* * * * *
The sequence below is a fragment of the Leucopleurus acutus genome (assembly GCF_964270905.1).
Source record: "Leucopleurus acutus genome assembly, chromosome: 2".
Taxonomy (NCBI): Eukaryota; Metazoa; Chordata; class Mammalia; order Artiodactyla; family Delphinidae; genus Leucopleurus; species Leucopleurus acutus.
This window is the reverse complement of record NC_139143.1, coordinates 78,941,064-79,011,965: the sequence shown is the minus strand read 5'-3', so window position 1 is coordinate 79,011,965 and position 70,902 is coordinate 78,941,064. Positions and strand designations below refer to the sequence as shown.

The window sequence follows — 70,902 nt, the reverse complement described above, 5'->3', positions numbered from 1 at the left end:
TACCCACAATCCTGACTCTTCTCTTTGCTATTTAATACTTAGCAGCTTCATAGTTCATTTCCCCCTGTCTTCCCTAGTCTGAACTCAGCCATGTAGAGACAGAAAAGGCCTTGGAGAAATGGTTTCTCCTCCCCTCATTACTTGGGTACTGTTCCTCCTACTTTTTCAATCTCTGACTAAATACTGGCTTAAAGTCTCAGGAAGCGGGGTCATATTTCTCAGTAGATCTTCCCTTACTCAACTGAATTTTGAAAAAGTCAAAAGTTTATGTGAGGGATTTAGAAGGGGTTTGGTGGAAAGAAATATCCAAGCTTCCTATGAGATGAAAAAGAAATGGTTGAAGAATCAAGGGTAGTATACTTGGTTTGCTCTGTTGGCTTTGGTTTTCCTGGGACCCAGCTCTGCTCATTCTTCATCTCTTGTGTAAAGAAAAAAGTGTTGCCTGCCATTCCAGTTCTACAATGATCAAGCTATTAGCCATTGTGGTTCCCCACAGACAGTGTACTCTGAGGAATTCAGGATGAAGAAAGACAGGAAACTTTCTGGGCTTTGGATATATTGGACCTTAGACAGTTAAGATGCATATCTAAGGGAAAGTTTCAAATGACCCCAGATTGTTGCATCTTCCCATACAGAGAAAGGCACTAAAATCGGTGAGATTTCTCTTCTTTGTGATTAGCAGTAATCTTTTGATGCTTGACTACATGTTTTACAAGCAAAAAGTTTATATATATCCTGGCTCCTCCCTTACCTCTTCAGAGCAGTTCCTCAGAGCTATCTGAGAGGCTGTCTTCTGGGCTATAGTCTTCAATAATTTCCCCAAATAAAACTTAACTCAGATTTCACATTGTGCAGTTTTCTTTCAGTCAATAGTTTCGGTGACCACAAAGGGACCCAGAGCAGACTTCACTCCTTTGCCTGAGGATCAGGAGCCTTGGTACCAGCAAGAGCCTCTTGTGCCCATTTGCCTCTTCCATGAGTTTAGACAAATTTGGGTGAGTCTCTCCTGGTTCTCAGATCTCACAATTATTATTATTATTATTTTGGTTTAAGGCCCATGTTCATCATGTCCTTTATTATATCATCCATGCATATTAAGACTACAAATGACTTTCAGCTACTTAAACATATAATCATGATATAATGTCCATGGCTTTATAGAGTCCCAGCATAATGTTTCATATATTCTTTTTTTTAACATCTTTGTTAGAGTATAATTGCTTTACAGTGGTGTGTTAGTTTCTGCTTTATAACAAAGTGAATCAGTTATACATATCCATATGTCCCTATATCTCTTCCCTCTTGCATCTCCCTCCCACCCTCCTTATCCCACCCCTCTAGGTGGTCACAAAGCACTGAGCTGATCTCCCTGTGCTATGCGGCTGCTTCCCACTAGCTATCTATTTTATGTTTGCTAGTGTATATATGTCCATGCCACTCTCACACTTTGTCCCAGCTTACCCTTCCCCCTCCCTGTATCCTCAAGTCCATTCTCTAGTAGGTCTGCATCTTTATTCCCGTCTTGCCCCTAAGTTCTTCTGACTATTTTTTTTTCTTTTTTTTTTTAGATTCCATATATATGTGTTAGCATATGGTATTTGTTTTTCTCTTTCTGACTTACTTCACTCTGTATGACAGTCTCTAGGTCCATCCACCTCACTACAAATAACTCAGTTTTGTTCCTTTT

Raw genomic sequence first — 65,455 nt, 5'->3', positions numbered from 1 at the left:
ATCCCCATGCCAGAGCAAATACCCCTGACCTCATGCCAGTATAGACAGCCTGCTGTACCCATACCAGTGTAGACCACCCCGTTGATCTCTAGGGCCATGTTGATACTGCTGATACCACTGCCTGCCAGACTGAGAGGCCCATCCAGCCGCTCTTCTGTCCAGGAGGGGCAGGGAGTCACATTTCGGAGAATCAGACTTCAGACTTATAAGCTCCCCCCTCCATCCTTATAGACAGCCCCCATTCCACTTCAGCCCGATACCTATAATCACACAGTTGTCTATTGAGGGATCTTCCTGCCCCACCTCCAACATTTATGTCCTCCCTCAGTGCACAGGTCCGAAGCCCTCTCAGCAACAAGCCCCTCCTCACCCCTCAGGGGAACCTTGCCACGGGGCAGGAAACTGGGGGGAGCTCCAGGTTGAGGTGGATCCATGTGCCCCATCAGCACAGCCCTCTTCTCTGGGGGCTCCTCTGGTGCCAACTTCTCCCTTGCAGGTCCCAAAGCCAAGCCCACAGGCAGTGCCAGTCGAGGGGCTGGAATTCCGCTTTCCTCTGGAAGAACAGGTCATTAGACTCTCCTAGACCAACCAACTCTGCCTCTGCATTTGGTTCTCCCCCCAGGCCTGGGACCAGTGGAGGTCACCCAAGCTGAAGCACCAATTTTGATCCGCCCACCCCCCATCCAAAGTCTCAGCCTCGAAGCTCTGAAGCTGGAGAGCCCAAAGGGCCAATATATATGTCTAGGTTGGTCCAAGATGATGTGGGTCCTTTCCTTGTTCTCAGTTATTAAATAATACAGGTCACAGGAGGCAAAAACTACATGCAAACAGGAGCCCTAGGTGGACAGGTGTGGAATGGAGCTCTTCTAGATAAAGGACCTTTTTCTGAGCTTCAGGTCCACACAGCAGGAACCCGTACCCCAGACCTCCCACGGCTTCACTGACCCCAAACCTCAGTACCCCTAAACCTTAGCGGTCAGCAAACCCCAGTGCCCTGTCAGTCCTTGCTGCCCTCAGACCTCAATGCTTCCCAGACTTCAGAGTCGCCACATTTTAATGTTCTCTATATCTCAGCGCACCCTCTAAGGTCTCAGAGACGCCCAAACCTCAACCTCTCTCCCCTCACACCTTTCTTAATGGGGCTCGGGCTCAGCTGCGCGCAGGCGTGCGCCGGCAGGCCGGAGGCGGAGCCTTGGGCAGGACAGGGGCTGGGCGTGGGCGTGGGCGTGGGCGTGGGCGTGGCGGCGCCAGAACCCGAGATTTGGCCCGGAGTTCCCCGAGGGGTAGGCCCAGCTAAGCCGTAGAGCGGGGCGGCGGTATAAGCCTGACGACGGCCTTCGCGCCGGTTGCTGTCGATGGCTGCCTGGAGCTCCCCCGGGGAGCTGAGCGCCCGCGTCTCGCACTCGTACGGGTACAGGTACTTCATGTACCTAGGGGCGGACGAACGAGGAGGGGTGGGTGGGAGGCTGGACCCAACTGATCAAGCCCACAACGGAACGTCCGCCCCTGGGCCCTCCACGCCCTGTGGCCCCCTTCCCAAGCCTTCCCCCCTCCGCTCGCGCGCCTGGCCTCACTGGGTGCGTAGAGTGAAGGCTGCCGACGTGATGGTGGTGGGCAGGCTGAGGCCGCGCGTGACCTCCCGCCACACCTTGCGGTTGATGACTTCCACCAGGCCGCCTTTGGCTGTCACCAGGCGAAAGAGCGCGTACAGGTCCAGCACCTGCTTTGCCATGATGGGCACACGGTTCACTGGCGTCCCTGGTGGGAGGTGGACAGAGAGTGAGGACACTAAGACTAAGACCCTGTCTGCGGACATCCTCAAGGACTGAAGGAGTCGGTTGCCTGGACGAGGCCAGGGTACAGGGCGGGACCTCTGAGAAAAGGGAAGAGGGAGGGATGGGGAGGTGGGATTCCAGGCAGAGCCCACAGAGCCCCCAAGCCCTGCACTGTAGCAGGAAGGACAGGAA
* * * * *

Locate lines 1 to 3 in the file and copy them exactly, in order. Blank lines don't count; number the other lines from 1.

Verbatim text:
The sequence below is a fragment of the Leucopleurus acutus genome (assembly GCF_964270905.1).
Source record: "Leucopleurus acutus genome assembly, chromosome: 2".
Taxonomy (NCBI): Eukaryota; Metazoa; Chordata; class Mammalia; order Artiodactyla; family Delphinidae; genus Leucopleurus; species Leucopleurus acutus.